Ah, they were at that, Kate, but they were so much more. When one considers the immediate history surrounding the Crusades, one will discover that 'cities back' are key words.
You see, the Roman Empire split into two, leaving the Roman and Byzantine sections. The Byzantine Empire became stronger while Rome was weakened by war, poor rulers and corruption, as well as barbarians. Eventually, Rome fell, leaving the Byzantine Empire as a remaining power with a plethora of Arabic enemies. Throughout its history, it had perpatually been fending off Islam and Arabic people. In the Byzantine-Arab wars (starting at 634 AD), the Christian Byzantium lost a excessive territory to the Arabs.
Under the rulers Rashidan and Umuyyad, the Islamic faction consumed (by warfare) what had previously been Christian or peaceful African land. Any defence that could be thrown together fell easily before the rampaging Moslems. North Africa, Persia, Sindh (India) all were lost by 736AD.
In all of this time, Constantinople held out, which, naturally, aggravated the aggressive Moslem Armies.
However, the Moslems weren't finished. No, from there, they proceeded into Christian Europe. They took Italy, the Caucauses, the Iberian Peninsula (Spain and Portugal), the Pyrenees and even parts of the Bulgarian Empire. The Moslems, in fact, advanced into what was then France and the German States. Only Charles Martel had an army large enough to prevent them from proceeding, and, miraculously, he did prevent the Islams from consuming all of Continental Europe, earning the nickname, 'The Hammer'.
This is all wrapped up by 950. Only small heros and forces stood to face the triumphant Muslims in those conquered countries, as can be seen by the Spanish folklore hero 'El Cid', and his small guerrila army of which bravely fought the Moor despots.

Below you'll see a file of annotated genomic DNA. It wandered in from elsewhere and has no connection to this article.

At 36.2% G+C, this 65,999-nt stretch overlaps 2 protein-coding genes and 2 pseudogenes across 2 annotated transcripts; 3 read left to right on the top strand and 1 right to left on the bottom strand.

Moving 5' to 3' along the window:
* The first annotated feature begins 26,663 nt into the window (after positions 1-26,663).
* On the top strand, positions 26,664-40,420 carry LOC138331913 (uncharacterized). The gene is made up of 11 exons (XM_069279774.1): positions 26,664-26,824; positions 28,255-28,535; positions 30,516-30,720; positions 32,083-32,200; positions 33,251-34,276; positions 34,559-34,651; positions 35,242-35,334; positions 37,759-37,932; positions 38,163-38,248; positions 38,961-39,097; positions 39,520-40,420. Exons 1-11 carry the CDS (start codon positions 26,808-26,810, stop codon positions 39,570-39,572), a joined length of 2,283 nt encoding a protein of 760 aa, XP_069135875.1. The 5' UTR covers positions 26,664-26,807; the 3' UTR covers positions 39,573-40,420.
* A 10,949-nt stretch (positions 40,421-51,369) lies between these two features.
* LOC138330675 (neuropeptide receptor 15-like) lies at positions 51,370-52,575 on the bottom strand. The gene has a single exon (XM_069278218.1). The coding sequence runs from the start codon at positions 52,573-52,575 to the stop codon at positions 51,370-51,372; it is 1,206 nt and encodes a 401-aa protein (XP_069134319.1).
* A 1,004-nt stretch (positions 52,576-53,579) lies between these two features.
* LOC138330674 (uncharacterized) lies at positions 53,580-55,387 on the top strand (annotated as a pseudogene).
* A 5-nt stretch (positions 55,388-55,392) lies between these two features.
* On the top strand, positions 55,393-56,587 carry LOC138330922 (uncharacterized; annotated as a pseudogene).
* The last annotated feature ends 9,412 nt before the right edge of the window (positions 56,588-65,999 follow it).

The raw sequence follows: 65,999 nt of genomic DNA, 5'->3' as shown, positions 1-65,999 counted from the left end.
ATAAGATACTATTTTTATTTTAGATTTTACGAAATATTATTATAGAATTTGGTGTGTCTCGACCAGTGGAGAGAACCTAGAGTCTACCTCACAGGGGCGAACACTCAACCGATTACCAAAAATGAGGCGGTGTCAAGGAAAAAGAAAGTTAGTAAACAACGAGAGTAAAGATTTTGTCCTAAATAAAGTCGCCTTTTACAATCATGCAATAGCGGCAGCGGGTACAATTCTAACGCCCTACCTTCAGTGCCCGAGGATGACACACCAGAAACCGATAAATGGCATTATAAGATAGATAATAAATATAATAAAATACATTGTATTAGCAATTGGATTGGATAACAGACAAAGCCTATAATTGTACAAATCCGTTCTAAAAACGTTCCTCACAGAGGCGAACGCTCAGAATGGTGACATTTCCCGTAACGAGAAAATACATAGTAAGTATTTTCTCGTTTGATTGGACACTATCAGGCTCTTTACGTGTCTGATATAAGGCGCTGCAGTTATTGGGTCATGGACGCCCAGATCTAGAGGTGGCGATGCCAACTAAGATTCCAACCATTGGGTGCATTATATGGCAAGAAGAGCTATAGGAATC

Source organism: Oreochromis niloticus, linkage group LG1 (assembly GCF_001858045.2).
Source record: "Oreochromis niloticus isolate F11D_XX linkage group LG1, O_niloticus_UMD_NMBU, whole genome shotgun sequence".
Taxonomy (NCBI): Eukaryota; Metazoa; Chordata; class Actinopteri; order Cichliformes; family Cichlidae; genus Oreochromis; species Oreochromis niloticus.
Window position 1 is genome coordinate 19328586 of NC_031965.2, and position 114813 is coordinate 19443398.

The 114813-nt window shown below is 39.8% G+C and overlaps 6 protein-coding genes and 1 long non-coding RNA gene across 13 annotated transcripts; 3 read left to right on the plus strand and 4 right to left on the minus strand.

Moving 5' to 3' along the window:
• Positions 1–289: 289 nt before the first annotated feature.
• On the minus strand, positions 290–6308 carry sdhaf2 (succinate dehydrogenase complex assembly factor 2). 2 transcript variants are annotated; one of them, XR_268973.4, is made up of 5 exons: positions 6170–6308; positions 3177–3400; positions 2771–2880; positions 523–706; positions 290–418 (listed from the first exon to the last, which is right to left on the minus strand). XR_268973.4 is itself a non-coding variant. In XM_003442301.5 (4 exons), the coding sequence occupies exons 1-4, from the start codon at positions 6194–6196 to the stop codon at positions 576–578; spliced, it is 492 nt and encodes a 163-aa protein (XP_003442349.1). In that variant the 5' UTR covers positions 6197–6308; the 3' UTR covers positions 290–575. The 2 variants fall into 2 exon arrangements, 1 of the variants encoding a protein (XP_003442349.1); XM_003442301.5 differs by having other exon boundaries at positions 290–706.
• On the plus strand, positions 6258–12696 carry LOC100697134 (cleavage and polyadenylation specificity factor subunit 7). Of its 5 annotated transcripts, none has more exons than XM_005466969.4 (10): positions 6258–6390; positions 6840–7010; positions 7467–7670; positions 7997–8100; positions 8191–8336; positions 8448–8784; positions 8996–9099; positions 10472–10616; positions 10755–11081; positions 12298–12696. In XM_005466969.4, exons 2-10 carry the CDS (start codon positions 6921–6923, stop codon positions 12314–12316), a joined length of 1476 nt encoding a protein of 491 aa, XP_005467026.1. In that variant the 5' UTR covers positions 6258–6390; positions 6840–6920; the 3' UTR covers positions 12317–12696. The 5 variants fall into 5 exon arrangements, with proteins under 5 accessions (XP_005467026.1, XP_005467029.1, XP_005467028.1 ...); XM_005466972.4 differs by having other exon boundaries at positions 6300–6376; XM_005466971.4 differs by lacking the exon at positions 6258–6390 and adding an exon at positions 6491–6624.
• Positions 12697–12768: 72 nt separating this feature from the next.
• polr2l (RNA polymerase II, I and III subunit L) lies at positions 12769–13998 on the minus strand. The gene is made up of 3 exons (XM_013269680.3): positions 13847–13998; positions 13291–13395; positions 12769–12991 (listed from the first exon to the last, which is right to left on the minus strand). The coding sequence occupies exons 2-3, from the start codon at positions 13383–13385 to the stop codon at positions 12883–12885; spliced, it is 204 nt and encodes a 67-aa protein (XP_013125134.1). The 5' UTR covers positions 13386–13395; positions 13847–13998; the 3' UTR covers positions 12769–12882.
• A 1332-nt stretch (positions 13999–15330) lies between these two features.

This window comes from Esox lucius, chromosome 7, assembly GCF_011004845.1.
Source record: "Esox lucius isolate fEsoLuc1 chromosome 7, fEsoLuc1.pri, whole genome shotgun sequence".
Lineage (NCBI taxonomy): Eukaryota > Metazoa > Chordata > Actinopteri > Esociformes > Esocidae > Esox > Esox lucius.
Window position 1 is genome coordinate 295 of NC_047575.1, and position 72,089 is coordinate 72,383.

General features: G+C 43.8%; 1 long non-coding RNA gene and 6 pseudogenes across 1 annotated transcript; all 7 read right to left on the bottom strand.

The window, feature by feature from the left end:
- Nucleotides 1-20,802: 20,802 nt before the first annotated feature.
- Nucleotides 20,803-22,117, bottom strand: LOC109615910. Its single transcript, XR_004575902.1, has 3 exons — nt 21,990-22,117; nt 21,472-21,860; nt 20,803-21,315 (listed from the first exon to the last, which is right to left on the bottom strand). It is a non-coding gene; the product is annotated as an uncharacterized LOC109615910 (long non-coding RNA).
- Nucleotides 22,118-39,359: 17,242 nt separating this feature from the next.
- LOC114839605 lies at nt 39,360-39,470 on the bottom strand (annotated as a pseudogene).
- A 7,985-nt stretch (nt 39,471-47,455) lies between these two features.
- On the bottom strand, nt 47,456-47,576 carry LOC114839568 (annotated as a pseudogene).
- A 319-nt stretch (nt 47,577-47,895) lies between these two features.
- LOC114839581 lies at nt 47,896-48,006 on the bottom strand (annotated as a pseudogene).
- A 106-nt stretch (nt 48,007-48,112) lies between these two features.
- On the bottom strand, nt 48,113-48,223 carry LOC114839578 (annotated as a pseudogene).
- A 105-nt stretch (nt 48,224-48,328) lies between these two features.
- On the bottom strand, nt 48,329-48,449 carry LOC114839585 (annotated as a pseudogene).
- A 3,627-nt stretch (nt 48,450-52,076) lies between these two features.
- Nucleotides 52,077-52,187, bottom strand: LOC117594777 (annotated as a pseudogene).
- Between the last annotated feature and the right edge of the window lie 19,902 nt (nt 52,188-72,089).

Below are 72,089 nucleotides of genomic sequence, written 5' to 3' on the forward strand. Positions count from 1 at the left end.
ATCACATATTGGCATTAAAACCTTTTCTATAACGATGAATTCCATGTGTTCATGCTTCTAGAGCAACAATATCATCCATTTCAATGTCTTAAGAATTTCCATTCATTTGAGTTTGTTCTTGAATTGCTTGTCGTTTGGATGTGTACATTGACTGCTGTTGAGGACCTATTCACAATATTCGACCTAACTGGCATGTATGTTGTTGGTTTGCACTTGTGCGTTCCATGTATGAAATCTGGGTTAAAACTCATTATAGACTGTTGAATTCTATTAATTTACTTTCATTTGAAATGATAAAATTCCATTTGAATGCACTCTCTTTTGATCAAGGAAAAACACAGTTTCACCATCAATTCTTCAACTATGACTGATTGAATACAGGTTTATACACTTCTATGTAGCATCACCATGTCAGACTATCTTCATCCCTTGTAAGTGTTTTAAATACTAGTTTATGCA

Maybe, once realizing the surrounding conquests, one can see why the Christians finally united into one army in order to gain back what had been theirs and to protect the Holy Land.
There is one last item that must be mentioned of the background of the first Crusade. Jerusalem fell from the Byzantine Empire. 3,000 Christian Pilgrims were slaughtered, and the Christian churches were desecrated.
Are the Christian forces not justified in taking back that of which is rightfully theirs? When people state the the Crusades were a bloodbath "Instigated by Christianity". or a 'Foolhardy religious conflict', it irritates me to no extent. That person obviously does not realize how close Europe came to being completely subjugated.
It is true that the Armies of Europe, once running rampant, committed many deeds they should not have while flying the Christian standard. However, as a whole, the Christians were justified and thus not 'religious fanatics fought by religious fanatics against comparatively peaceful Moslems. ' Thus, if you ever hear this, remember who actually instigated the fight. Remember that there hasn't been 'more evil in the world instigated in religion', which is then immediately drawn to the Crusades as an attempt at an argument.
And also remember, that, while our soldiers performed some deeds they were often later ashamed of, brutal and cruel warfare was regular in the Medievil Ages - consider what the Moslems did to the People's Crusade.
That's all for now. Cheers